Three years ago, I was a dispirited writer. I devoutly followed websites such as WritersWeekly.com, and paid so-called experts who promised me thousands of dollars in profit if I would spend hundreds on their advice. I marketed myself. I networked. I specialized. I paid $20 for a website and $150 for a designer. I created a blazing resume, answered all relevant ads, and scripted cover letters that followed AIWA’s latest hints on copywriting.
The problem, I soon noticed, was that everyone was going my way. In other words, I followed Monsters, Indeed, sometimes FlexJobs, ProBlogger, Freelancewriting.com, the Writers Market. I accessed Craigslist and found those jobs duplicated on other sites. I used Google Alerts and the same jobs popped up. Respondents would tell me that hundreds of others had approached them. Invariably, therefore, they rolled down to the lowest bidder or selected the unfathomably qualified. Invariably, too, jobs that I had approached had closed within hours.
I decided to reverse direction and dig up hidden jobs.
Three rarely known search engines helped me:
1. MetaSearch.com – best of the best. The engine is created for trawling the hidden web. The hidden, or invisible, web refers to those links that escape Google largely because their sites are too small or because they are password-protected. Examples include Twitter sites, Reddit, Pinterest, locked company websites, forums, or some tiny niche job boards. Many of these sites advertise largely unseen jobs. Metasearch brings up a lot of these ads – squeezed between scams and the usual eLance bid. More than once, I have been one of three people responding to an ad that sought a business or magazine writer. Also more than once, I have been one of the first to become aware of new magazine writing opportunities.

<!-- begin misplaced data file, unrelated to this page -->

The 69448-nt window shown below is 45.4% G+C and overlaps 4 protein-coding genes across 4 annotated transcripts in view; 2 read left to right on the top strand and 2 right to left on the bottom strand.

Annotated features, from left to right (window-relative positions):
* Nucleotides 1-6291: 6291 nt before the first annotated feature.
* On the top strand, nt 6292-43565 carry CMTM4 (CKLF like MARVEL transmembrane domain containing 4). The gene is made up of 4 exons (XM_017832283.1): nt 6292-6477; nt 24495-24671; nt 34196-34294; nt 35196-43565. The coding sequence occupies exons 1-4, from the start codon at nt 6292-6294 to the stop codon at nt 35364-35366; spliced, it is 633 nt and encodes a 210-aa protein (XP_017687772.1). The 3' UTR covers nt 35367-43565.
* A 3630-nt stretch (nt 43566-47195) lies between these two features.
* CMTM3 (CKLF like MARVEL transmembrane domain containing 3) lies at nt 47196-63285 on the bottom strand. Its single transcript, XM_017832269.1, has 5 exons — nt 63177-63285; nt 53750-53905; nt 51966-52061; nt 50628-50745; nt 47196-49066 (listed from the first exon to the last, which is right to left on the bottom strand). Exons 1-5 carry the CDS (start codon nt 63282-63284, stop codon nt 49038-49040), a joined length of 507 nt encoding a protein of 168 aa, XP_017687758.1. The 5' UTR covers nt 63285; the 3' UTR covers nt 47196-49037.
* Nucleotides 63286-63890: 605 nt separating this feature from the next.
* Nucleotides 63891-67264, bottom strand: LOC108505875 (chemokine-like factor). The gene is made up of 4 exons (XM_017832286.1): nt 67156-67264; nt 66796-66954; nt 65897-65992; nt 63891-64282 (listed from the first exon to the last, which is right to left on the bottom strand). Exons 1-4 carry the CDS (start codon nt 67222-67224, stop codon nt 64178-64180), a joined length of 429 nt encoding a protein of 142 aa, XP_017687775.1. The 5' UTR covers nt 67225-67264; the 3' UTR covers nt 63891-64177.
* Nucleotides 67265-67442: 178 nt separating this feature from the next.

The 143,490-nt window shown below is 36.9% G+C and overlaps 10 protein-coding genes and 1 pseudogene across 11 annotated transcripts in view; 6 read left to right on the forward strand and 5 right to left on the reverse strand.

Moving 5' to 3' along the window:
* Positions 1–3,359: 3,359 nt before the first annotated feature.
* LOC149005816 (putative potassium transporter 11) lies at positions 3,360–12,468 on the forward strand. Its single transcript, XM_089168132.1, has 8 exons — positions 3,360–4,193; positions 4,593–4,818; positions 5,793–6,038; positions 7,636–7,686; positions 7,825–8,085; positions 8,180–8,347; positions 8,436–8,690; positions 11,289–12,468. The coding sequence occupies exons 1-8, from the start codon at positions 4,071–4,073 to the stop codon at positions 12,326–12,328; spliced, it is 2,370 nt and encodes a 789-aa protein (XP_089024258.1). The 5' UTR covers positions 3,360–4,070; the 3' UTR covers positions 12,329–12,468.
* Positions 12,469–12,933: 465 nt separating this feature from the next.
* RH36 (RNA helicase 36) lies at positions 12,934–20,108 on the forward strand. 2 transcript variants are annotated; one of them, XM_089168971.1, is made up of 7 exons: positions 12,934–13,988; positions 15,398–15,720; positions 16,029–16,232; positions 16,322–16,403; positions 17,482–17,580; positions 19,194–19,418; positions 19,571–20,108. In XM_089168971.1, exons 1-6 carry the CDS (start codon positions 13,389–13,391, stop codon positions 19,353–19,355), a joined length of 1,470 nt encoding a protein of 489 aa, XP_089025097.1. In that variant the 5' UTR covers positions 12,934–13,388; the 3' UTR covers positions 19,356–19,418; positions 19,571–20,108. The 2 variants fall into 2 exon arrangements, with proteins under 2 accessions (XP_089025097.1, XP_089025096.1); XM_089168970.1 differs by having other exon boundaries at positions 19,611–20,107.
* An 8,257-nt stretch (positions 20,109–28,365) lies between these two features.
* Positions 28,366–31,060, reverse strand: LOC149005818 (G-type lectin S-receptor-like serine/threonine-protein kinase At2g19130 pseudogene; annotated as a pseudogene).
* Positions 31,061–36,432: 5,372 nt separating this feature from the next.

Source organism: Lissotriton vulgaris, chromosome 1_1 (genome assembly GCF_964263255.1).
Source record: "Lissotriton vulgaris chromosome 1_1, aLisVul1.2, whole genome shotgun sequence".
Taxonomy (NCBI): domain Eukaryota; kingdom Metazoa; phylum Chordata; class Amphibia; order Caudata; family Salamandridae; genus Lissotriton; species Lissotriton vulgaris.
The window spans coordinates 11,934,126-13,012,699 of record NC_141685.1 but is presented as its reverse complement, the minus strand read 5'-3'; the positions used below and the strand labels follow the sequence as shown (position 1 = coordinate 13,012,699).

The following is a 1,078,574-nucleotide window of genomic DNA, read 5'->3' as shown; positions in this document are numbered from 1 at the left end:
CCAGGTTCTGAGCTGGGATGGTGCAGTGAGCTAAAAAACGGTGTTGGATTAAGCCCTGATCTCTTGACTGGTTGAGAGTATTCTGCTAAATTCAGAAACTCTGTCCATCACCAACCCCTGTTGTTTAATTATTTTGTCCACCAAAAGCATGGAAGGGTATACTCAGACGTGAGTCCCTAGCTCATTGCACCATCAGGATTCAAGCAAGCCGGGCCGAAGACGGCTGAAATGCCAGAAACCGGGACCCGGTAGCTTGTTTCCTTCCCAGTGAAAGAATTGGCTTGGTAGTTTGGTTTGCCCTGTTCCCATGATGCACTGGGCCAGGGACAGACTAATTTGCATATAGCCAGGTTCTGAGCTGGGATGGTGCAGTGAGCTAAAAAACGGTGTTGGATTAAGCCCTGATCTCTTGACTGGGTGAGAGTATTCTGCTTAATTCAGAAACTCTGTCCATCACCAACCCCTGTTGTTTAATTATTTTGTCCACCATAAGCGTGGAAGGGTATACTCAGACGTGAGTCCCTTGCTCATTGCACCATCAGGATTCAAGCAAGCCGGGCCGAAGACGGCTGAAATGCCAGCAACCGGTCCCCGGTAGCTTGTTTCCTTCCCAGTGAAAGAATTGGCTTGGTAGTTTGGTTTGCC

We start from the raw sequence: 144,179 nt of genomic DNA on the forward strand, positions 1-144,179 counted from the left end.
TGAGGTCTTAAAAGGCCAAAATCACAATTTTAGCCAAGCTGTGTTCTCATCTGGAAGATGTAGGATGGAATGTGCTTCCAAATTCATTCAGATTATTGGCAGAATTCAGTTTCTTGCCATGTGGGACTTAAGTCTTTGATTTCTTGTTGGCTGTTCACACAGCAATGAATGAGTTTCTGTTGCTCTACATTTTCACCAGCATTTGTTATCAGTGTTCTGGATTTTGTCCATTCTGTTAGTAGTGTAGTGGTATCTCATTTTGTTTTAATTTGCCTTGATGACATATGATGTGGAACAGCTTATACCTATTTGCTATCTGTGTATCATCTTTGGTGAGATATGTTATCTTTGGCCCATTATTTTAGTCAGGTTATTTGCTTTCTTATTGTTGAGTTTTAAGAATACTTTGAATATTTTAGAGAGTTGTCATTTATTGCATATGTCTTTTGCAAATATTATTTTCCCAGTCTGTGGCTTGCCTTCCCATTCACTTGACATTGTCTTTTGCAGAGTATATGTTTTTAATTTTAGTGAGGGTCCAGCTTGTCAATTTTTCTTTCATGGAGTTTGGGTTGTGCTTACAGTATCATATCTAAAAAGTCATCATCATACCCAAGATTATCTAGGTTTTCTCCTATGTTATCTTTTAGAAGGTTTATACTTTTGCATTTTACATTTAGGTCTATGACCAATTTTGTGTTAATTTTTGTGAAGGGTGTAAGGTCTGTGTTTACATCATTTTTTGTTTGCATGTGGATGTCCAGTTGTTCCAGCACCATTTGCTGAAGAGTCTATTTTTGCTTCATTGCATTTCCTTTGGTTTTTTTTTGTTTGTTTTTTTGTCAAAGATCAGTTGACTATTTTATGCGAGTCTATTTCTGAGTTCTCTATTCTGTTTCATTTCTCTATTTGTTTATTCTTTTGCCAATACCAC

Note: Metasearch brings you to Topsy. Use Topsy tweets for best results ñ but, play around with its other tools, too.
2. IceRocket.com – Another favorite. Meltwater ice rocket pierces blogs and digs up hidden writing jobs on blogs that are looking for writers. Type in search terms such as ëpaid assignment’ or ëlooking for writer + paid’. Ice Rocket’s Big Buzz feature helps you search Blogs, Twitter, and a potpourri of social media sites. Again, fiddle around with structuring your search ñ use basic Google search tools for best results and set aside time for sleuthing. Ice rocket’s advanced search may help you, especially if you want to whittle your results down by date. This article provides more tools on how to use this wonderful engine.
3. SocialMention.com – This site helps you search for jobs in microblogs. Use Bookmarks and Questions too – you never know what will pop up. Or, simply use ‘All’. You can sort by date or source, set RSS alerts, and see similar keywords. Best of all, employ the Advanced Search Option. In short, play around with the site. It is a manna of surprises.
Want to ‘up’ your writing load? Use these obscure search engines. They can help you with research, job-getting, landing magazines assignment, editor and agent introductions, marketing, PR, and, and much more!
Anything is possible when you outwit the competition…
Paying Markets and Freelance Jobs for Writers
Use LinkedIn to Snag Writing Jobs
The Right Way to Find Freelance Jobs on Craigslist
5 Creative Ways To Get Freelance Writing Jobs (Beyond The Job Boards)
Five Unique Freelance Writing Jobs
Leah Zitter is a professional writer who is completing her PhD in research. She posts hidden writing jobs for freelancers at: http://freelancersmarket.com/this-weeks-jobs/
7.625 STRATEGIES IN EVERY BEST-SELLER - Revised and Expanded Edition
At this moment, thousands of would-be authors are slaving away on their keyboards, dreaming of literary success. But their efforts won’t count for much. Of all those manuscripts, trade book editors will sign up only a slim fraction.
And of those titles--ones that that editors paid thousands of dollars to contract, print and publicize--an unhealthy percentage never sell enough copies to earn back their advances. Two years later, most will be out of print!
Acquisition Editor Tam Mossman shares seven essentials every book needs to stay in print, and sell!
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